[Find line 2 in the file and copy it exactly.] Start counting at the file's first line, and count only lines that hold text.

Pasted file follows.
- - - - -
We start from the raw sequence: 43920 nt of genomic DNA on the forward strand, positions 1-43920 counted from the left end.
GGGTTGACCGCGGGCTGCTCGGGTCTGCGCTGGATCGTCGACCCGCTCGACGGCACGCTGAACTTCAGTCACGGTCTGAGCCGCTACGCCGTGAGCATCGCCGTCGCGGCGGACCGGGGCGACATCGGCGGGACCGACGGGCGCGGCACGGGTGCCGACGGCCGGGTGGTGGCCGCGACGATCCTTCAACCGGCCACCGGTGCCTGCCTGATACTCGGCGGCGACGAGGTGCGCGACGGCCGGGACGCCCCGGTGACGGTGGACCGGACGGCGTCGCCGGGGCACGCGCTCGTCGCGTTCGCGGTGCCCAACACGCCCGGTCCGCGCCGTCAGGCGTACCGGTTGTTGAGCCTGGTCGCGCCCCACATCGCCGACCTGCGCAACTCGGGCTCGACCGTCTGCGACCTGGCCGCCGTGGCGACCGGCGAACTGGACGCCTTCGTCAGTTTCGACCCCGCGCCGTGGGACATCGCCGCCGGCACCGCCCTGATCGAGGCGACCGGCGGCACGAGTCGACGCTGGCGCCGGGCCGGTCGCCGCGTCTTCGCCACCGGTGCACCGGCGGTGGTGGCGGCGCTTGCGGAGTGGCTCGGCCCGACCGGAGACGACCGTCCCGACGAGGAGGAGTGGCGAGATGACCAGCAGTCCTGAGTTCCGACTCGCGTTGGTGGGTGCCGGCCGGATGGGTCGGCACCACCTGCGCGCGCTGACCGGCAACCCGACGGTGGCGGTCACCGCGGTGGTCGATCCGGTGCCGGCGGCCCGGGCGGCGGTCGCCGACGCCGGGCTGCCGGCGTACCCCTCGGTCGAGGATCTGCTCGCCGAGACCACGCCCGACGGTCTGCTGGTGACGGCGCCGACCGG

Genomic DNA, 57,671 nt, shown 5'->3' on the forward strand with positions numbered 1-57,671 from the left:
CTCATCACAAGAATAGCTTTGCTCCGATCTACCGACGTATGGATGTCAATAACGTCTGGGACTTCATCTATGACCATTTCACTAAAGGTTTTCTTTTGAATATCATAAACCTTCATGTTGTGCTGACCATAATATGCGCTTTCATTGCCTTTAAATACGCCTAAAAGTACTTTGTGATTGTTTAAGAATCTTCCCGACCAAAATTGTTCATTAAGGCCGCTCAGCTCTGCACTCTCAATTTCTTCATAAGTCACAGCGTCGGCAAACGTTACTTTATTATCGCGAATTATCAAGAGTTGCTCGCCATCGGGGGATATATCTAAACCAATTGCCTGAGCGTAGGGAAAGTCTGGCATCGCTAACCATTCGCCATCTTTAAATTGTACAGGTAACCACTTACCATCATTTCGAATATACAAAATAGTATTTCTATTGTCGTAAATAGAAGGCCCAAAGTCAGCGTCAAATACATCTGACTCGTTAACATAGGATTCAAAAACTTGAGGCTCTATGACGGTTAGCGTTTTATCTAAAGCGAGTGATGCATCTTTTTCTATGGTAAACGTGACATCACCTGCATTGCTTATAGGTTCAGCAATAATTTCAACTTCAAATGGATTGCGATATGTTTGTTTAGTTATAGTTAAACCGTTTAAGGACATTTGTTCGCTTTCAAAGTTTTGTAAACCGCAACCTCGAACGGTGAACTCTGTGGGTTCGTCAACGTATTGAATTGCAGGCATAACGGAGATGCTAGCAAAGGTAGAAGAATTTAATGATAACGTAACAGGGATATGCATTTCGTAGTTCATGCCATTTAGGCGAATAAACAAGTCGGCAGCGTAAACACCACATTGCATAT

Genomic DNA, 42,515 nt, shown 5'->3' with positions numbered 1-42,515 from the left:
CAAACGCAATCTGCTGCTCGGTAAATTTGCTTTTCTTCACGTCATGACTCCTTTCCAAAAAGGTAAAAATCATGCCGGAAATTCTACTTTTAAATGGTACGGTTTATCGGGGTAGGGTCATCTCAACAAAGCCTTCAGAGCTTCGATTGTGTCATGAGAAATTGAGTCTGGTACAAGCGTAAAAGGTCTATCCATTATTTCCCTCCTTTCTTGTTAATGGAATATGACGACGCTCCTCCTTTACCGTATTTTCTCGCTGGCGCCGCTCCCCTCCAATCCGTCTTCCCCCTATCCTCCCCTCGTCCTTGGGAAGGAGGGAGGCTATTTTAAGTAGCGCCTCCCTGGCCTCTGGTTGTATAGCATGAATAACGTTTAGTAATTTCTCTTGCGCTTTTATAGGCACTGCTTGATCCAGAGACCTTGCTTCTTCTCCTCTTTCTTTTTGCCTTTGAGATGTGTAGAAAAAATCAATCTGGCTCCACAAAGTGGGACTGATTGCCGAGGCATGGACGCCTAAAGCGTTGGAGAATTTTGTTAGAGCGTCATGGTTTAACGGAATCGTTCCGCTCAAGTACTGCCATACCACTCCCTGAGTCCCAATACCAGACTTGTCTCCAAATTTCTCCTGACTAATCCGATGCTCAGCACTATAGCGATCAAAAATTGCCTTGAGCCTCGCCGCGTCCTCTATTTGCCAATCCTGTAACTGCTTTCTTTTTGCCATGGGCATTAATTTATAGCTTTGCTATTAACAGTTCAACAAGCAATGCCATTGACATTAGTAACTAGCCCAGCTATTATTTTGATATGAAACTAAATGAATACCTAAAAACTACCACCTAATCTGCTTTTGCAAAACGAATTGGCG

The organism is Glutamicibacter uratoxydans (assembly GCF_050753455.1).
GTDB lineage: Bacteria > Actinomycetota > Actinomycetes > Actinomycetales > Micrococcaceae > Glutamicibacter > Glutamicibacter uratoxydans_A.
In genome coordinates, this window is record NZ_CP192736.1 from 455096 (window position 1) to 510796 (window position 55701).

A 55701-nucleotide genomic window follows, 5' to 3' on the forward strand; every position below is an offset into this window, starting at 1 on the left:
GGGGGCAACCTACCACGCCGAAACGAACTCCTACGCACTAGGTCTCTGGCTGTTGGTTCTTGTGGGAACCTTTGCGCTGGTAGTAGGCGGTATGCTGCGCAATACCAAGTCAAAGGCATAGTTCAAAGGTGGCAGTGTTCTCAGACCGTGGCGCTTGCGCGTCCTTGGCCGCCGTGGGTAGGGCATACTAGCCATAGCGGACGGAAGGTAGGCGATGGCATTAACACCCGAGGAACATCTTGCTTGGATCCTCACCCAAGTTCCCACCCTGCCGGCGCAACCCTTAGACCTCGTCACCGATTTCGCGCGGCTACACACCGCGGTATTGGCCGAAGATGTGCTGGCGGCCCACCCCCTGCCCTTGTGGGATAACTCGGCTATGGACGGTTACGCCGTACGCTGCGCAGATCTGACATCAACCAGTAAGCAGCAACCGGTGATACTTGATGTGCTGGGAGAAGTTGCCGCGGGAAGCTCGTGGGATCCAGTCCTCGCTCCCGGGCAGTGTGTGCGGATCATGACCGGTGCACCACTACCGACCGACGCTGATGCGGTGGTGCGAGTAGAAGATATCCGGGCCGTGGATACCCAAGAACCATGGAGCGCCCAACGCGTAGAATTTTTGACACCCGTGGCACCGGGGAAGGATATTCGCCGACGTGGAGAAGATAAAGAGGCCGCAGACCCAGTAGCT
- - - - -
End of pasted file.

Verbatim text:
GGGTTGACCGCGGGCTGCTCGGGTCTGCGCTGGATCGTCGACCCGCTCGACGGCACGCTGAACTTCAGTCACGGTCTGAGCCGCTACGCCGTGAGCATCGCCGTCGCGGCGGACCGGGGCGACATCGGCGGGACCGACGGGCGCGGCACGGGTGCCGACGGCCGGGTGGTGGCCGCGACGATCCTTCAACCGGCCACCGGTGCCTGCCTGATACTCGGCGGCGACGAGGTGCGCGACGGCCGGGACGCCCCGGTGACGGTGGACCGGACGGCGTCGCCGGGGCACGCGCTCGTCGCGTTCGCGGTGCCCAACACGCCCGGTCCGCGCCGTCAGGCGTACCGGTTGTTGAGCCTGGTCGCGCCCCACATCGCCGACCTGCGCAACTCGGGCTCGACCGTCTGCGACCTGGCCGCCGTGGCGACCGGCGAACTGGACGCCTTCGTCAGTTTCGACCCCGCGCCGTGGGACATCGCCGCCGGCACCGCCCTGATCGAGGCGACCGGCGGCACGAGTCGACGCTGGCGCCGGGCCGGTCGCCGCGTCTTCGCCACCGGTGCACCGGCGGTGGTGGCGGCGCTTGCGGAGTGGCTCGGCCCGACCGGAGACGACCGTCCCGACGAGGAGGAGTGGCGAGATGACCAGCAGTCCTGAGTTCCGACTCGCGTTGGTGGGTGCCGGCCGGATGGGTCGGCACCACCTGCGCGCGCTGACCGGCAACCCGACGGTGGCGGTCACCGCGGTGGTCGATCCGGTGCCGGCGGCCCGGGCGGCGGTCGCCGACGCCGGGCTGCCGGCGTACCCCTCGGTCGAGGATCTGCTCGCCGAGACCACGCCCGACGGTCTGCTGGTGACGGCGCCGACCGG